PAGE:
Paying off hackers could provide a short-term, immediate solution, but it can still be costly and irrevocably damage your business’s reputation. Paying out on ransomware could also perpetuate the hacking cycle by signaling that you’re a victim willing to pay up.
A cyber insurance policy with cyber extortion coverage can help cover the costs of ransomware. Deductibles could be as high as $5 million depending on the size of the company and policy.
Hackers who steal your customers’ identities (including information such as social security numbers) can put your company at risk for professional liability. The expenses involved in restoring your business could include a forensic investigation, legal fees, and restoration services.
Hacking can also take businesses down for weeks, if not indefinitely. The costs associated with shutdowns and PR fallout are high. Cyber insurance policies can help cover the costs involved and keep your company up and running.
Data breaches usually include credit card skimming in order to rack up fraudulent charges before the activity is discovered and shut down. A business’s costs could include paying back customers and investors, as well as paying a premium for third-party security services, tools, and resources to help fix vulnerabilities in order to stop the hacking and prevent it from happening again.
Some cyber insurance policies may require the use of encrypted devices or other safeguards before paying out for damages but can help mitigate the costs involved in public communications associated with addressing the breach.
Just because cyber insurance can help businesses doesn’t mean it’s foolproof. Like any other type of insurance, a cyber insurance policy also comes with a list of pros and cons to weigh before taking next steps.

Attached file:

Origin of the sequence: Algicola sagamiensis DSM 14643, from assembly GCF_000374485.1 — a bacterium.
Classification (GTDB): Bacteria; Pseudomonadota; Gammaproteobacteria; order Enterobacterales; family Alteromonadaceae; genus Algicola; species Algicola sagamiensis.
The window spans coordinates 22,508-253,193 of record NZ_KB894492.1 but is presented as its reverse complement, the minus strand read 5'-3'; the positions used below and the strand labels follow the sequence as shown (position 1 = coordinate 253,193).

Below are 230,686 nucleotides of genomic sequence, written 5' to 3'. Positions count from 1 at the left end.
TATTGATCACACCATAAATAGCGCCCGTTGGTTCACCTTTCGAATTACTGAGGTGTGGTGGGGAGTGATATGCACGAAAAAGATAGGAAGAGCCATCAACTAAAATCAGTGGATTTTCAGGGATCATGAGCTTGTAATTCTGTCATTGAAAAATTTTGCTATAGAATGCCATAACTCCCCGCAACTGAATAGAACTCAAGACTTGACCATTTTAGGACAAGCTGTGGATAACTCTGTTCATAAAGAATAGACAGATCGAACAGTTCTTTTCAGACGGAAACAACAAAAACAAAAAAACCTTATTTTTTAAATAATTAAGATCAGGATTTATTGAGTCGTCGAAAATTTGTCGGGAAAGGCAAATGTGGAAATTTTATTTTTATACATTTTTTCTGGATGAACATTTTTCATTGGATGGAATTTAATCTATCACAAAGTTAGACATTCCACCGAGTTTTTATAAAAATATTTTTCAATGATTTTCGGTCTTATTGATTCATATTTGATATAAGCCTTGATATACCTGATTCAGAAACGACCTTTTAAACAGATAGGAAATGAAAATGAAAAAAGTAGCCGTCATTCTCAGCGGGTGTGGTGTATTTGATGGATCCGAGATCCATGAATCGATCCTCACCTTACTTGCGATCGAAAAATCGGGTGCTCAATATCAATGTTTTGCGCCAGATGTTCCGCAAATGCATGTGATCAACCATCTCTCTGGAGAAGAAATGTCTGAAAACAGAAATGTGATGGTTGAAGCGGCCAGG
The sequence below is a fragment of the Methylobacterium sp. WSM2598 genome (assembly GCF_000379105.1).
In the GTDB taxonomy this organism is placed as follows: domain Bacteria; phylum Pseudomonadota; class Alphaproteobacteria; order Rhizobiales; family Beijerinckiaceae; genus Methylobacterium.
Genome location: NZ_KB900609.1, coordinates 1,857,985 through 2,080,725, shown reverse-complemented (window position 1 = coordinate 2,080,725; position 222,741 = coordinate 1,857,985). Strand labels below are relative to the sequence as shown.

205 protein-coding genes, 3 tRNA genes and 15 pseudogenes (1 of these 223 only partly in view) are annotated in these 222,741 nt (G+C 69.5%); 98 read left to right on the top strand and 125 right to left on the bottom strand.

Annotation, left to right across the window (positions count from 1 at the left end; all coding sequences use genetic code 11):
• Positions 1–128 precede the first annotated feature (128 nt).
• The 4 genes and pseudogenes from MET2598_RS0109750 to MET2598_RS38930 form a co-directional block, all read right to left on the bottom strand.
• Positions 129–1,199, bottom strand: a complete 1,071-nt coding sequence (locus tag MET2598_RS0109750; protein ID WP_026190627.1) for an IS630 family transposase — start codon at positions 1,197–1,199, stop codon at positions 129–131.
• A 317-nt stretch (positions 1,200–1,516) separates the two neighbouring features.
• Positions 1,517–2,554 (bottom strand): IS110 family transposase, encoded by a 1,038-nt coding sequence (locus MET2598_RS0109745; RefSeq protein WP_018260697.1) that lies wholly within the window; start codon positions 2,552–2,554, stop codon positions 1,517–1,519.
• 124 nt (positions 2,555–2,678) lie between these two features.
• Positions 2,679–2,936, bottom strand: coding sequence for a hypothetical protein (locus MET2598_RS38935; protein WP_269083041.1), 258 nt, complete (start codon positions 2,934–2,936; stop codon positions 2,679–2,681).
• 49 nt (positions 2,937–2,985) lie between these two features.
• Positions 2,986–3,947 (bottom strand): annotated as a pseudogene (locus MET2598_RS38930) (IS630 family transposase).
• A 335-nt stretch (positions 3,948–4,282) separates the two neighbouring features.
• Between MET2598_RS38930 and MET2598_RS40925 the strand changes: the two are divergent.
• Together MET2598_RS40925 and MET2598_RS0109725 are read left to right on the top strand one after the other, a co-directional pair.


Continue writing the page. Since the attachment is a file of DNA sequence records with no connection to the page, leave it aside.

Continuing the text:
They’ll also likely need the services of a company that can help fix security issues, scan web applications, and offer around-the clock-monitoring for malicious activity. This is a good thing, but it does add to costs.
As this insurance type becomes more mainstream like a car or house insurance, we think there will be an opportunity for cyber insurance policy providers to also be key promoters of using preventive best practices in security, instead of just providing liability coverage, even providing incentives to do so. Just as a house insurance policy cost goes down if you have a burglar alarm, so might your identity theft insurance policy cost go down if you already have two-factor authentication in place. Taking it a step further, insurance companies may also provide guidelines and preventive measure audits from their own recommended list of vendors as part of their insurance services.
The media is saturated with stories of big-name companies getting hacked and dealing with the multi-million dollar fallout, like the examples below. But small businesses are hit so hard by hacking that it’s not unusual for them to go out of business completely. Learn from these large companies, and make sure your business is covered appropriately at scale.
Corporations like Target are already using cybersecurity policies to restore operations after large-scale hacks. According to Cyber Security Law, Target had $100 million in cyber insurance coverage during its massive data breach, with a $10 million deductible. Their policy also included a $50 million suit for settlements with payment card networks.
It’s still important to have robust cybersecurity tools in place, as cyber insurance typically doesn’t cover things like lost sales due to reputation damage.
Sony also used cyber insurance to help mitigate the costs of a disastrous data breach when its PlayStation network was hacked. Unfortunately, the company has suffered through several hacks, including a 2011 hack that compromised over 77 million personal accounts and totaled an estimated $170 million in damages. However, Sony’s cyber policy was estimated to cover most, if not all, of their $100 million in losses. The company indicated they did not expect the damages to be disruptive to their budget.